Nestlé Supports Youth Employment in Central & West Africa

Nestlé is introducing career development initiatives in Central and West Africa to boost employment opportunities for young people.

The initiatives are being rolled out against the backdrop of finding people with the requisite skills that meet the company’s requirement, while ensuring the sustainability of training to unlock the potential of the youth in the region.

Scholarship and skills for engineering talent
Nestlé established a Technical Training Centre at its Agbara factory in Nigeria in 2011 to offer young people multi-skilled apprenticeship and traineeship positions, which are fully paid for by the company.

It runs an 18-month course in electronic, mechanical and instrumentation engineering to strengthen the professional development of the students.

The programme is open to National Diploma certificate holders with a specialty in electrical, electronic, mechanical or automation engineering.

It consists of eight modules including theory and practical work based on the syllabus of City and Guilds of London Institute, one of the world’s leading vocational education organisations.

In the first course, all 13 graduating students gained employment, eight of them with Nestlé. 

The second batch of 16 students who started in August 2013 are still studying.

The course builds on the activities of the Swiss-Nigerian Migration Partnership – a pact to increase vocational training signed by the Swiss Embassy in Nigeria and Nestlé.

Under this agreement, Switzerland provides a scholarship for the top five students in each graduating class at the Nestlé Technical Training Centre every year.

They are sent to Switzerland for an additional four-month industrial placement.

‘Solid foundation for the future’
Chima Uche, a Nestlé apprentice graduate, was sent to Nestlé’s Konolfingen factory in Switzerland for further training after completing the course.

Chima is now working at the pressing and wrapping department at the Nestlé Agbara factory in Nigeria since August 2013.

“I benefited from the programme theoretically and practically and was thoroughly impressed with the state-of-the-art equipment I was exposed to,” said Chima. 

He added: “After completing Nestlé’s apprenticeship, I believe we are equipped to take on the world because a solid foundation has now been laid for our future”.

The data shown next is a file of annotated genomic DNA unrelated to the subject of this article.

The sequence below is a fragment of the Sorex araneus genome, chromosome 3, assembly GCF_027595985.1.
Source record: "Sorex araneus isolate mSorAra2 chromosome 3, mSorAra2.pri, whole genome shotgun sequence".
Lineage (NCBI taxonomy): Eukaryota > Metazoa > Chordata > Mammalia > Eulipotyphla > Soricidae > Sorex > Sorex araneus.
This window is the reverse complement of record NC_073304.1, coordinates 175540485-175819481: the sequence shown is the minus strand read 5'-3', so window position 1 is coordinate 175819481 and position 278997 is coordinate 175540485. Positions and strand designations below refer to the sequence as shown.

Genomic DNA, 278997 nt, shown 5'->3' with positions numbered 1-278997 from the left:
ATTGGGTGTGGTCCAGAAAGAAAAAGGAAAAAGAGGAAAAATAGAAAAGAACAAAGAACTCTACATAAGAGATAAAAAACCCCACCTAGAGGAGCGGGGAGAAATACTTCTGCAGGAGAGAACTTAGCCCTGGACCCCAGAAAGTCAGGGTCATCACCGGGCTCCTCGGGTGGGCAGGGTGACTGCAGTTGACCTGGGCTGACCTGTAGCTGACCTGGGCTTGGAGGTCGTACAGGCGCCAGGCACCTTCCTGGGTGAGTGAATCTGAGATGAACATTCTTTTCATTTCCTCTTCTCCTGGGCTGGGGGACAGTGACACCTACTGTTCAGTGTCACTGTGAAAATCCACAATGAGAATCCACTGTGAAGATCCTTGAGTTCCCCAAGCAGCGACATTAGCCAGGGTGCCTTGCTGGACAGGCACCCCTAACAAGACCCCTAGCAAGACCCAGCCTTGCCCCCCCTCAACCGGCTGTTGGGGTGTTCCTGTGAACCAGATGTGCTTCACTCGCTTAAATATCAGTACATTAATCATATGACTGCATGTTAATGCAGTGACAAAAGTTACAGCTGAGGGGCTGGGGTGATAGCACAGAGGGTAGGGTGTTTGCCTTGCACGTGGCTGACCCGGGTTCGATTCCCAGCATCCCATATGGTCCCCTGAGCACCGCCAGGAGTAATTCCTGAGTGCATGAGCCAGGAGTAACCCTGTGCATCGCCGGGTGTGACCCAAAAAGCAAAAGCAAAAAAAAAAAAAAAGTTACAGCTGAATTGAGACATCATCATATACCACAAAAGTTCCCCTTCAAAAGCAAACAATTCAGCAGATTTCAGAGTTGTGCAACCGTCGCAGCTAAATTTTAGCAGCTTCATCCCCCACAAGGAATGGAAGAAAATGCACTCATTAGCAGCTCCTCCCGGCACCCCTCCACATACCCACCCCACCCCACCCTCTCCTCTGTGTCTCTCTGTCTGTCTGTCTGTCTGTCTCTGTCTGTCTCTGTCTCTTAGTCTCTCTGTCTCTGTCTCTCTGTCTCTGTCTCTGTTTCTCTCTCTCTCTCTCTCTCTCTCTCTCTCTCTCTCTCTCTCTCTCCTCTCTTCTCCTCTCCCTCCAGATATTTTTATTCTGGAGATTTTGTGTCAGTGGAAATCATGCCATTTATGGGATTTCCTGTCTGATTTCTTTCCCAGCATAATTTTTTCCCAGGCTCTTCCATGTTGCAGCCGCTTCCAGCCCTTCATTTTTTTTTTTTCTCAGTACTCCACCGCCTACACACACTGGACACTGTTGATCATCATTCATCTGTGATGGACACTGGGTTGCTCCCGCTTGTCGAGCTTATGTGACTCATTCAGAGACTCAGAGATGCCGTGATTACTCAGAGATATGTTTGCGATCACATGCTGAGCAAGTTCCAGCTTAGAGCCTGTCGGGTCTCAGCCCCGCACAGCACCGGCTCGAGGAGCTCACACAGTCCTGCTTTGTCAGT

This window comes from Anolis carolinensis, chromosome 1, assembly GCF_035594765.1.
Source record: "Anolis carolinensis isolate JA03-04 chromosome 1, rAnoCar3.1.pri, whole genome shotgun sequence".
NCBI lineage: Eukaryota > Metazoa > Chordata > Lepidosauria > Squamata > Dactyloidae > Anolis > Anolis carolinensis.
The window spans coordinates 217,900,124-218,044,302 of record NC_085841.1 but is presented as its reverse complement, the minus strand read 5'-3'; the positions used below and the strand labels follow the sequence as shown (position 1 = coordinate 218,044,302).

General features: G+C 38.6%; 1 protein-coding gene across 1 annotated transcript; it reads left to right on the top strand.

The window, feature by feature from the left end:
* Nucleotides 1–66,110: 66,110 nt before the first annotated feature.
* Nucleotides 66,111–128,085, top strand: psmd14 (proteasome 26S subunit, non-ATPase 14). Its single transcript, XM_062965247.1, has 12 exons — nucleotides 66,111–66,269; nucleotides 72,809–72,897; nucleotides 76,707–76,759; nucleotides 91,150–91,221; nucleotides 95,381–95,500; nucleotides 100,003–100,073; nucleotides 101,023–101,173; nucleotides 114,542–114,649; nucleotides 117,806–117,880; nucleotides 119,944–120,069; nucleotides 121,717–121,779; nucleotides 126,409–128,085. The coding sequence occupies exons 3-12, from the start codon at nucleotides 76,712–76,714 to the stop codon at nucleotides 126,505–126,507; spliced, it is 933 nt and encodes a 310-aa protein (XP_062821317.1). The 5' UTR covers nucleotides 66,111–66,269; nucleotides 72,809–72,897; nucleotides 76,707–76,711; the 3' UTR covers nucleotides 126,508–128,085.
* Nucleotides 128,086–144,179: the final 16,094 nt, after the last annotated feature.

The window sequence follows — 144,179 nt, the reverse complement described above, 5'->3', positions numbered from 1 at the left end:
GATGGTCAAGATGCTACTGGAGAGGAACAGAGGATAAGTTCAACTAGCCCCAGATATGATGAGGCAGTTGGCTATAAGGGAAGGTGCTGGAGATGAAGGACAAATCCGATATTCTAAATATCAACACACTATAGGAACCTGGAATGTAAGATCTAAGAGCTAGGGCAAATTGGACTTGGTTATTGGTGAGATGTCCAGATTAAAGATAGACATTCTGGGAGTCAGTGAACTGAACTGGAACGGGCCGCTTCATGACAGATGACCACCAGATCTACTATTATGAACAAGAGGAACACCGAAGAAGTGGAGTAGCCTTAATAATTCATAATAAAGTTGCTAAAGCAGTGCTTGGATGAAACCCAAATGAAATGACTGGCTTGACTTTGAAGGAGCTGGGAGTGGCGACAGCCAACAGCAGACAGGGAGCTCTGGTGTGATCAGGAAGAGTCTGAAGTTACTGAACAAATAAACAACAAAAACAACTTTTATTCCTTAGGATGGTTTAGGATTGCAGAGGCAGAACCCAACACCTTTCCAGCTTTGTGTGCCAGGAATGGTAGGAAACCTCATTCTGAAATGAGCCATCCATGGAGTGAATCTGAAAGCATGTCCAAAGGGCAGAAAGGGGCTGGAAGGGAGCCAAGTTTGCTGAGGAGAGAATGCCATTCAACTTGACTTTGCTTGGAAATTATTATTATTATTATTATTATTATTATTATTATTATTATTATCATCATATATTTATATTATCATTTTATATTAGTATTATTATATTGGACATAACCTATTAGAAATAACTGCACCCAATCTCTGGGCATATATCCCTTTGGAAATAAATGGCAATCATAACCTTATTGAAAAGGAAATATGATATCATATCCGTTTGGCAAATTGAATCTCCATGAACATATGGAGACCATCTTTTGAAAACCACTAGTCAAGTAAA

Chima previously studied mechanical engineering at the Yaba College of Technology in Nigeria. 

He said he decided to work for Nestlé because of the company’s “high regards for standards and its sound work environment”. 

Gender balance is key
Nestlé is boosting youth employment at the Nestlé Business Service in Accra, which was established in 2011.

More than half of the 150 employees of NBS Africa are young female graduates with an average age of 28.

They have a wide scope of professional experience in the areas of human resources, sales, marketing, finance, and engineering.

NBS offers new graduates the opportunity to join a recognised and trusted company to help build their careers.

Youth support at schools and colleges
In the Savanna Cluster, Nestlé is working with the Burkinabe Institute of Arts and Crafts (IBAM) at the University of Ouagadougou. 

The partnership, which has been running for more than four years, is focused on coaching and creating employment opportunities for the university students.

Launch of e-Recruitment
Earlier this year, Nestlé launched its ‘e-Recruitment’ tool in the Central and West Africa Region. The new platform makes it easier for prospective candidates to apply for job opportunities in the region and worldwide.

The e-Recruitment initiative complements the graduate trainee programme, allowing the company to train and develop new graduates with an emphasis on diversity, innovation and growth.